MSRI First Annual Celebrity Hockey Event Video
Since MSRI’s inception, Dr. Greenstein has completed the renovation of the MSRI laboratory and has made significant progress in identifying the cause of MS as well as developing a potential treatment. MSRI needs your help to take Dr. Greenstein’s research to the next level. Please consider purchasing an engraved tile to be placed in the MSRI Laboratory. The tile may honor a loved one, friend or the many lives affected by this disabling disease. Help MSRI FIND the cause, STOP the progression, and CURE MS.
MSRI First Annual Celebrity Hockey Event
March 10th, 2019
Listen Up! Sunday, February 24 at 6 am:
MSRI Board Member Ernie Alvino and former Philadelphia Flyer, Hall of Famer, Brian Propp discuss our March 10 celebrity hockey game on Philadelphia Agenda with Brad Segal.
You can listen on 101.1 FM (B101) FM, 98.1 FM (WOGL) or 96.5 FM (WTDY)
Thank you for helping to Find, Stop, and Cure MS!
December 14, 2018
As we approach the end of the year I would like to thank you for your ongoing support. This has enabled usto continue work at full speed in the laboratory.
Anita Warner discusses her experiences with MS, the challenges of living with the disease, and her hope for the future.
The immune system has an inherent contradiction in the way it functions – the major role of the immune system is to fight off the invasion of our bodies by bacteria, fungi, viruses and parasites; but in order to accomplish this, immune cells need to recognize our own tissues so that they can determine what is foreign when we have an infection.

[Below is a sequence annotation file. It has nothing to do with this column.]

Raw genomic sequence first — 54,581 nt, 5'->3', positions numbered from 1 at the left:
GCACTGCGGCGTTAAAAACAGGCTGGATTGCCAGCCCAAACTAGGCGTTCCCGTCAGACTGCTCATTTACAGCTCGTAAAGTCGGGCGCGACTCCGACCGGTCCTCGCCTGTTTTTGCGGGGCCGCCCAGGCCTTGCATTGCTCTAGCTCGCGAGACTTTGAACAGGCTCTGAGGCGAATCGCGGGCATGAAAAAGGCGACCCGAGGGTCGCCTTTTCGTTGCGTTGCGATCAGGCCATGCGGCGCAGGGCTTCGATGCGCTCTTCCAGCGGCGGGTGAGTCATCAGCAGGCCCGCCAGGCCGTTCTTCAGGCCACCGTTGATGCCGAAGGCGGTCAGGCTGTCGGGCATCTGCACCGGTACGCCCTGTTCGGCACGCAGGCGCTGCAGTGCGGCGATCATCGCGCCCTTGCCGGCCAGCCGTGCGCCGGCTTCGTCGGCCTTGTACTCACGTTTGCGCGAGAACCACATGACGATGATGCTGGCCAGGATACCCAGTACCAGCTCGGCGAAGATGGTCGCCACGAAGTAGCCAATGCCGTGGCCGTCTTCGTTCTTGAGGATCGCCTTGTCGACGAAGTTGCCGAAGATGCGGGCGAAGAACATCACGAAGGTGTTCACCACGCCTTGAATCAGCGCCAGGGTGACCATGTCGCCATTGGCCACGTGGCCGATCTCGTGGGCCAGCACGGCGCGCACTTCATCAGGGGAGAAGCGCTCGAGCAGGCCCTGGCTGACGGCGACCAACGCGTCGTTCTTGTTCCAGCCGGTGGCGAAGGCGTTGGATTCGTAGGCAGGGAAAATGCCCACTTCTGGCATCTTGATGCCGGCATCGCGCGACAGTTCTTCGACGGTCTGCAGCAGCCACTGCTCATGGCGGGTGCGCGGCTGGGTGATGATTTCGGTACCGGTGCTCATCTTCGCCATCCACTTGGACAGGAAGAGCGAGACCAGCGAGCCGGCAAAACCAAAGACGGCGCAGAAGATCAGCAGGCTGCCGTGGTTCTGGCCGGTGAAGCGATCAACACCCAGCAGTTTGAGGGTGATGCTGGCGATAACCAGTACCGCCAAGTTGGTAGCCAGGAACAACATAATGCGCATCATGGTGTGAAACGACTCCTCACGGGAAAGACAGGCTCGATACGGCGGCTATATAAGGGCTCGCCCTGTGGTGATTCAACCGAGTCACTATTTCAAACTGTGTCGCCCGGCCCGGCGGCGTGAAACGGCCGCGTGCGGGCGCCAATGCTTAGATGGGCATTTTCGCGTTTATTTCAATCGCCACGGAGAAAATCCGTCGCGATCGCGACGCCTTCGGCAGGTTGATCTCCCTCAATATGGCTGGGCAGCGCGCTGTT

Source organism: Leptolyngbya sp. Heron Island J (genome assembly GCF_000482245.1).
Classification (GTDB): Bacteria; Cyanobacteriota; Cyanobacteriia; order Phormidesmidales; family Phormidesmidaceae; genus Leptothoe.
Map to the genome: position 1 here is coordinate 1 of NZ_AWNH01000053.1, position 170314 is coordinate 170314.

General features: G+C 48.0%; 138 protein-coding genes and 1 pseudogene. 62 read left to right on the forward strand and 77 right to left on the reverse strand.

Jeffrey I. Greenstein, M.D.
August 20, 2018
Dear Friend and Supporter
I am pleased to share with you some of the groundbreaking discoveries made at MSRI over the last few months due to your generous support.
2018 May 30. doi: 10.1089/rej.2017.2049
Proteostasis, which includes the repair and disposal of misfolded proteins, depends, in part, on the activity of heat shock proteins (HSPs), a well-known class of chaperone molecules. When this process fails, abnormally folded proteins may accumulate in cells, tissues, and blood. These species are a hallmark of protein aggregation diseases, but also amass during aging, often in the absence of an identified clinical disorder.
Bob Froehlich discusses his experiences with his MS diagnosis, living with MS, and impacts on his work and hobbies.